Sturgeon: Brexit has strengthened case for independence
The First Minister said Theresa May's draft agreement was 'bad for Scotland'.
Brexit has "immeasurably" strengthened the case for Scottish independence, Nicola Sturgeon has told STV.
Speaking to Scotland Tonight after Theresa May received the backing of her ministers over the draft agreement for leaving the EU, the First Minister branded the deal as "bad for Scotland".
Ms Sturgeon likened the deal to being "blackmailed into a choice between the frying pan or the fire" and said she believed the deal would be rejected by the House of Commons.
"We shouldn't accept a bad deal," she said.
"If that deal is rejected by the House of Commons, then a no-deal exit is not inevitable. What should happen then is that other options should come back on the table.
"As we know, there is no majority in the Commons for crashing out without a deal."
The First Minister said she was likely to speak to Ms May about the agreement late on Wednesday evening.
She said a request to talk to Ms May before the cabinet meeting had been rejected.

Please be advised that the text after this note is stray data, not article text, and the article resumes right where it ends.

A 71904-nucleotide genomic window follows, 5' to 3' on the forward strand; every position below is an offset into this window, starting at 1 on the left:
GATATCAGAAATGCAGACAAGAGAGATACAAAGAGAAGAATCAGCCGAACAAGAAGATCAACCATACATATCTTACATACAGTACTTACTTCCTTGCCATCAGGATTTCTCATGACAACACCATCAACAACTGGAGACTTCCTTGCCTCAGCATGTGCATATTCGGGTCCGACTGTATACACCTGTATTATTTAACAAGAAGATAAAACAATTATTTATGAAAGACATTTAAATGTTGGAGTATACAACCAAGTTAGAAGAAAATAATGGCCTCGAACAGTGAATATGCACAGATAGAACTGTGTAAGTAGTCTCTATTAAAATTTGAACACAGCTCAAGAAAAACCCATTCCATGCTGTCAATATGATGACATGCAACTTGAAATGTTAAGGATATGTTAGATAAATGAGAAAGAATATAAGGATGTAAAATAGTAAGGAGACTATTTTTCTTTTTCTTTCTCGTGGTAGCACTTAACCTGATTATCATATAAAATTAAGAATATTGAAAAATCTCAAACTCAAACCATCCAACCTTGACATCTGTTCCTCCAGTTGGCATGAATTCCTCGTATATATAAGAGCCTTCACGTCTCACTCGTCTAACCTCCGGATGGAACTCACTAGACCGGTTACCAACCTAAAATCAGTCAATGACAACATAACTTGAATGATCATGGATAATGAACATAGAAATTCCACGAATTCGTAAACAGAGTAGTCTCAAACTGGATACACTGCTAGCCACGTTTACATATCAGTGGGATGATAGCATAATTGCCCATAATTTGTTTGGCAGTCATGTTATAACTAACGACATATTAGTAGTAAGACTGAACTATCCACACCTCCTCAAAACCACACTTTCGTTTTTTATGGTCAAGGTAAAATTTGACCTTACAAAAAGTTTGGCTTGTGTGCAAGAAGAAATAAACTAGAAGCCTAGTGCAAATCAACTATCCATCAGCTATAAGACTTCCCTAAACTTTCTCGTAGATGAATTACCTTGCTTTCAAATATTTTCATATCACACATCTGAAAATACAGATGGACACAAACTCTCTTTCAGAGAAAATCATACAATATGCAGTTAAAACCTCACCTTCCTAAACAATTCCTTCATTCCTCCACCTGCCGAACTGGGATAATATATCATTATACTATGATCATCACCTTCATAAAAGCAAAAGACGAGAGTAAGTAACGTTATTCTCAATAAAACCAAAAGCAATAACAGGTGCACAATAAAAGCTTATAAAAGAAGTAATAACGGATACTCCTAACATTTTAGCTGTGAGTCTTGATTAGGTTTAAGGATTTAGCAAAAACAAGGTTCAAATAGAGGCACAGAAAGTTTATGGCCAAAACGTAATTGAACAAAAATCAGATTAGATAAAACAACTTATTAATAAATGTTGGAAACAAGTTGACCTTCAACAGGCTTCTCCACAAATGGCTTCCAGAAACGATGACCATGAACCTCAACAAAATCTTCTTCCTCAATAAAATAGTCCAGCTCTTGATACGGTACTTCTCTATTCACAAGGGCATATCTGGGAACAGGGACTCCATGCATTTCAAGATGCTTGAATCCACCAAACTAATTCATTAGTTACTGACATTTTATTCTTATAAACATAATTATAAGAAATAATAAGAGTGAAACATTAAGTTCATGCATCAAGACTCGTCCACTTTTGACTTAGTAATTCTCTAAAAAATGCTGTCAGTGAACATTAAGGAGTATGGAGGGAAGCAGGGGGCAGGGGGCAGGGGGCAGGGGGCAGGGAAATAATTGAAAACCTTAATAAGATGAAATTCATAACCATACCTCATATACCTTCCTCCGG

"That might be a small thing," she said, "but it really illustrates the lack of respect and lack of serious engagement there has been with the Scottish Government throughout this whole sorry saga."
Ms Sturgeon reiterated her support for another referendum after the final terms of the deal were known, and promised to set out her thoughts on a second independence referendum after the Commons debate.
She added: "The last couple of years, the whole experience - from Scotland facing being ripped out of the EU against our will, to the Scottish Government being sidelined in these negotiations, the powers of the Scottish Parliament being undermined in the process and the views, wishes and interests of Scotland being completely ignored has immeasurably strengthened the case for Scottish independence."